Recently, Alex Abrines detailed another example of why the “bad teammate” narrative of newly acquired Houston Rockets guard Russell Westbrook needs to be put to an end.
The popular narrative in the media is that Houston Rockets guard Russell Westbrook is a bad teammate and cares more about getting triple-doubles than winning games. Statements like this are brought up season after season, in spite of the fact that there is a strong correlation with Westbrook getting a triple-double and the Oklahoma City Thunder winning. The Thunder have gone 77-24 in the 101 games over the last three seasons in which Westbrook has had a triple-double.
The other example people often use of why Westbrook is a bad teammate involves the decision of Kevin Durant to leave the Thunder and join the Golden State Warriors in 2016. Durant’s decision had more to do with the fact that the Thunder couldn’t put more around him and Westbrook, and nothing to do with Westbrook being a bad teammate.
The ultimate proof of how the bad teammate narrative couldn’t be further from the truth involves former Oklahoma City Thunder guard Alex Abrines. Abrines battled mental health issues over his time with OKC, ultimately deciding to leave the team. During these battles, Westbrook stayed by Abrines’ side and offered his continued support, as Abrines explained during a recent interview with Basket en Movistar+ provided via Alex Madrid of Eurohoops:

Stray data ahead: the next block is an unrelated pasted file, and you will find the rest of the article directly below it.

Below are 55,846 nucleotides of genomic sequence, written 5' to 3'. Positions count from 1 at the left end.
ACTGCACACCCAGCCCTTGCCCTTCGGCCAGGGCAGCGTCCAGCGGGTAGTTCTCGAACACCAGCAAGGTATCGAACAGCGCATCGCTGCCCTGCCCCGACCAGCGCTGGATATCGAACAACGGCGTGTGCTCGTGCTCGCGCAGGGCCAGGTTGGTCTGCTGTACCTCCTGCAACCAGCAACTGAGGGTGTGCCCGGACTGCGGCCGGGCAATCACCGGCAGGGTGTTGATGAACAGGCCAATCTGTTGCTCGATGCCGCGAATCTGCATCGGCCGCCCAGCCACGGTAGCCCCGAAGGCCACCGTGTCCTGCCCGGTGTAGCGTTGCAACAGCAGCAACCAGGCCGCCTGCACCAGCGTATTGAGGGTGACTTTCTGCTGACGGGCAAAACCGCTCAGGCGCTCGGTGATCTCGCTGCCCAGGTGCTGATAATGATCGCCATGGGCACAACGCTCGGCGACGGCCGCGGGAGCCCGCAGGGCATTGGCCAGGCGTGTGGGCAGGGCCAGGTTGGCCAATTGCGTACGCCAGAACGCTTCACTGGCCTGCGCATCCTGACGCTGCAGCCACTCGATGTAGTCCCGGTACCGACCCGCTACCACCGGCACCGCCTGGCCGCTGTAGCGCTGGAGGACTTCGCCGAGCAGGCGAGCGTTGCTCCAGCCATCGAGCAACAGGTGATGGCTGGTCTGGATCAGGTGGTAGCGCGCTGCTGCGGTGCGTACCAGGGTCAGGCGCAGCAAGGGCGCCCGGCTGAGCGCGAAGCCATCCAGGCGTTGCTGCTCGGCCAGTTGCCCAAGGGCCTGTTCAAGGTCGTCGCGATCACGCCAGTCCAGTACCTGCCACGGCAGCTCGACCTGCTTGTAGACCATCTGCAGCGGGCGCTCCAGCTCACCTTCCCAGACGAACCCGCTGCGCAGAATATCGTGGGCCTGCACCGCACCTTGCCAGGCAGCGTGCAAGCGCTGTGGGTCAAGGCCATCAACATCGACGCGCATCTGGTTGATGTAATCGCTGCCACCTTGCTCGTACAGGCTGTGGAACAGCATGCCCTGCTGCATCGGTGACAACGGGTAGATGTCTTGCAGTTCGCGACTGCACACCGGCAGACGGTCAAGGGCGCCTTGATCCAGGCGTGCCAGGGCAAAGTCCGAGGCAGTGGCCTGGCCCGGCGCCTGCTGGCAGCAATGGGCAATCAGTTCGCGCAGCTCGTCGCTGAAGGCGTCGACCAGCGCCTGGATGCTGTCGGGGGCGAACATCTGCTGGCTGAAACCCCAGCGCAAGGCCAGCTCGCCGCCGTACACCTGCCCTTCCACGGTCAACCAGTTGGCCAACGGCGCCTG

“When I went through all this and did not travel with the team, he kept in touch. He asked me to meet him for dinner. He cared for the person beyond the player. He calmly told me what I should do, noting that he would support me if I decided to leave.”
This account from Abrines is quite the opposite of the “selfish” player Westbrook is often made out to be. It says a lot about the character of The Brodie, as the Thunder really could have used Abrines, who shot 38 percent from distance in two of the last three years and is a career 36.8 percent shooter from deep.
Mental illness is a serious condition that many people battle with, including athletes. In fact, according to the National Alliance on Mental Illness, one in every five adults suffer from mental illness. What we oftentimes hear is that people with mental illness feel they don’t have anyone to go to in a time of need. This is why it’s even more inspiring that a star player like Westbrook proved to be that layer of support for Abrines, who was a role player for the team.
Kudos to Westbrook for being an amazing teammate! Houston will be lucky to have a player with such character donning the Rockets jersey this season.